By Ciklum, December 6, 2017, 2:55 PM
It seems as though nowadays, everyone has a bright idea for a mobile app. However, no matter how much potential an app has, a great idea with poor execution is begging to be ignored or copied by someone who can do it better. At the heart of this issue is testing. From UX to security, if an app isn’t fully vetted before being released to the public, it will be on a course for failure before it ever receives its first download.
Mobile testing might turn into an intricate and complicated process with all the variety of screen sizes, operating system versions, network dependencies and other factors that can impact your overall testing strategy.
If you believe (or have taken part in) any of these user testing myths, you might want to rethink your testing strategy:
No matter if it’s an old version of an OS or a three-year-old device, there is a set of users who believe, “If it ain’t broke, don’t fix it.” If an app is only tested on the latest and greatest devices with the most recent OS, a significant portion of the market will be unaccounted for. The more devices an app runs smoothly on, the bigger the potential market, so testing on a dated configuration is a must.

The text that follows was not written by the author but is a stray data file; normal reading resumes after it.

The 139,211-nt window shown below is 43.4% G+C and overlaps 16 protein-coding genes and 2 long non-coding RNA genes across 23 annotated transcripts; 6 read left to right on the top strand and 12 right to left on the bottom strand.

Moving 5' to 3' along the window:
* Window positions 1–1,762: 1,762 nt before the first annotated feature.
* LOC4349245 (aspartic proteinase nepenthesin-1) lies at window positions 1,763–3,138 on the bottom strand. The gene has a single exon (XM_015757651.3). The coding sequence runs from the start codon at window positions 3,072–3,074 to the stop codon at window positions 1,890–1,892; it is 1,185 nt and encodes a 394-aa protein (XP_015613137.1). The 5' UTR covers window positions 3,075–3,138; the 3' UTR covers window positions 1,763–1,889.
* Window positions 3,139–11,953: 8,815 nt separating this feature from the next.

However, users are not on a high-speed network all the time. Oftentimes, users will drop to a 3G network when entering a building or hitting a dead zone. Further, with tiered data plans, users will often switch to a slower public wifi network whenever they can. If an app caches data poorly, it will run poorly on these slower networks, and ultimately be abandoned by users.
In reality, testing while an app is being developed may be tedious, but it is the best way to bring an app to market properly. Not all design flaws or security issues will reveal themselves if testing is the last thing performed. This is how apps get hacked or break down over time. Instead, testing should be an ongoing process.
An emulation of devices will give you a device at its best as if it has a brand-new battery, a perfect touch screen, and full processing power. This isn’t what users run apps on. Even devices six months old begin to lose some of their speed and battery life from the time they were new. Real world devices not only have flaws, they have a ton of other processes going on in the background. How often will emulators be running Facebook, Twitter, Pinterest, E-mail, three games, a photo album and a browser with 10 tabs open in the background? Real users need to test apps on real devices to find where flaws lie.
Many won’t read any how-to, introductory text or training material you put together no matter how nicely it’s packaged. Users learn from using other applications and unless an app has an intuitive interface, it will get ignored or deleted as fast as it was installed.
For more information on how to properly test mobile apps, feel free to contact Ciklum! Our QA Engineers know all the myths of mobile testing and will work with you to ensure your app doesn’t fall victim to any of them.
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